GEORGE NEWS - During a sea rescue a couple of seconds could mean the difference between life or death. Every single second counts and it's for this reason that Wilderness NSRI Station 23 now has a boat and medical equipment available in a donated garage used as a boat house in Herold's Bay.
Though beaches were closed for a large part of the December holidays last year, the National Sea Rescue Institute's (NSRI) Surf 420 rescue boat, along with necessary medical emergency equipment, was stored in a container in Herold's Bay before it was moved to the new boat house on 26 January.
"This has saved us so much time, preventing the need for the boat to be stored in George and towed to Herold's Bay," said Station 23 deputy commander, Mike Vonk.
"Rescue crew are volunteers, so they will respond from various locations and response times are significantly improved as they can respond directly to Herold's Bay without first collecting the rescue boat on the way."
The location of the boat house could also not have been more perfect. "It's right next to the ramp leading down to the beach, so in case of a drowning scenario this prime location eliminates any delay for crew to launch," said Vonk.
Often there are people with a medical background on the beach who are able to use the equipment in an emergency. The medical equipment can then be made available to them even before the rescue crew arrives.
"There are a number of key holders who live in Herold's Bay and our Sea Rescue duty controller can arrange for one of the residents to open the boathouse to access the medical equipment while the crew is responding," said Vonk.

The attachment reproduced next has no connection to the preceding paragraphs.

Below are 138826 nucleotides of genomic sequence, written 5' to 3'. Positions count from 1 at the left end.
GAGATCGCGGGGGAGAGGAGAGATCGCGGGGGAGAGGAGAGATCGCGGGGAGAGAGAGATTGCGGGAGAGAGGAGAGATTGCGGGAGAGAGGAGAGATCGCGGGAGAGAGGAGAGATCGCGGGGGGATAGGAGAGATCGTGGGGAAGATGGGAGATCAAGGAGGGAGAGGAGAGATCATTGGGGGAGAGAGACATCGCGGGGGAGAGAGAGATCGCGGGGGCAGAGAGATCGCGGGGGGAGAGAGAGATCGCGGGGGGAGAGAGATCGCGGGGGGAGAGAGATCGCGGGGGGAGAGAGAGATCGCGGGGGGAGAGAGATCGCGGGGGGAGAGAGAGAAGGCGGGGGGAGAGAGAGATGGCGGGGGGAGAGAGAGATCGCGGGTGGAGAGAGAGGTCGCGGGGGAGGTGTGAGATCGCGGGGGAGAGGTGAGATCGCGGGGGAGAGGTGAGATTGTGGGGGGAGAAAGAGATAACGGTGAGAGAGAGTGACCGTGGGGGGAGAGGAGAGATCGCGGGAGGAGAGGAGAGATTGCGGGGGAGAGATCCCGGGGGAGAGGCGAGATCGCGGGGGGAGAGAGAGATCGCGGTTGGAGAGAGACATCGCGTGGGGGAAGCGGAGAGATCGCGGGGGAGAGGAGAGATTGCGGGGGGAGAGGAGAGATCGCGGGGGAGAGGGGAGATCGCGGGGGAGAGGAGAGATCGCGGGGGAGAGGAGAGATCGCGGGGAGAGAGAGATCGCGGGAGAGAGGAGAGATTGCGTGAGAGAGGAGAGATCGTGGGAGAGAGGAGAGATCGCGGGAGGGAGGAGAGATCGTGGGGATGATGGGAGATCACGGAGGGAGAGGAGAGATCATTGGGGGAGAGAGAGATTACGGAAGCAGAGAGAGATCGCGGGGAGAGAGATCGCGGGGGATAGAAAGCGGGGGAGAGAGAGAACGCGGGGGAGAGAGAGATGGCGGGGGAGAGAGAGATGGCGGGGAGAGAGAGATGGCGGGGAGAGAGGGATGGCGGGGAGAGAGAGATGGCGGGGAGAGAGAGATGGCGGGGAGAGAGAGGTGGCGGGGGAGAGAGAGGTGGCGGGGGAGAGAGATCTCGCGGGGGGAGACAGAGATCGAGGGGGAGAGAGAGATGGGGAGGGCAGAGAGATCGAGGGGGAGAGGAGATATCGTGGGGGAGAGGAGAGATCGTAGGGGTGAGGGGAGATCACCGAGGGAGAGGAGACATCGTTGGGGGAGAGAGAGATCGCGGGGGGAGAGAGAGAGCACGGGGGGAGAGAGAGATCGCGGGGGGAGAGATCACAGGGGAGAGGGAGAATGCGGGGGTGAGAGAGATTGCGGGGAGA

Medical equipment in the boat house includes a fully stocked medical kit bag, an automated external defibrillator (AED), oxygen cylinders with a regulator and a suction unit. Besides the boat there are also wetsuits, PPE for rescue crew as well as tow ropes.
"We need to recognise the dedication of the chairperson of the Herold's Bay ratepayers, Ken Field, without whose commitment to the community and making the beach a safer place for everyone to enjoy, this project would not have become a reality. Similarly, we are immensely grateful for the generosity of Jean Coldrey and her family for willingly donating the use of her garage to Sea Rescue," Vonk said.
Replacing Surf 420
Within the next year, Wilderness Sea Rescue wants to replace the current boat in Herold's Bay with a new rescue jetrib. Working with an expert design team, they have modified a traditional jet-ski by adding a specially designed rescue deck and pontoons to the craft.
"This makes an incredibly stable and yet highly responsive surf rescue platform. In the coming years this craft will forever change the way surf rescues are done," said Vonk.
The water-jet propulsion is more eco-friendly than the traditional outboard petrol engine and, by removing propellers from the water, the danger of a propeller strike to patients and rescue swimmers has been eliminated. Station 23 has taken delivery of one of the new jetribs, which is based in Wilderness, but they are now looking for sponsorship for another one to replace the rescue boat at Herold's Bay.
"Corporate sponsorship will ensure a lasting legacy as donors can name the boat for her lifespan of approximately 11 years. In all our media reports we use the name of the boat involved in each rescue. This ensures that the sponsors get recognition in terms of publicity, and our rescue boats are effectively floating billboards," Vonk said.
For more information or to make a donation, please contact Wilderness NSRI Station 23 on 082 990 5955 or send an e-mail to firstname.lastname@example.org.
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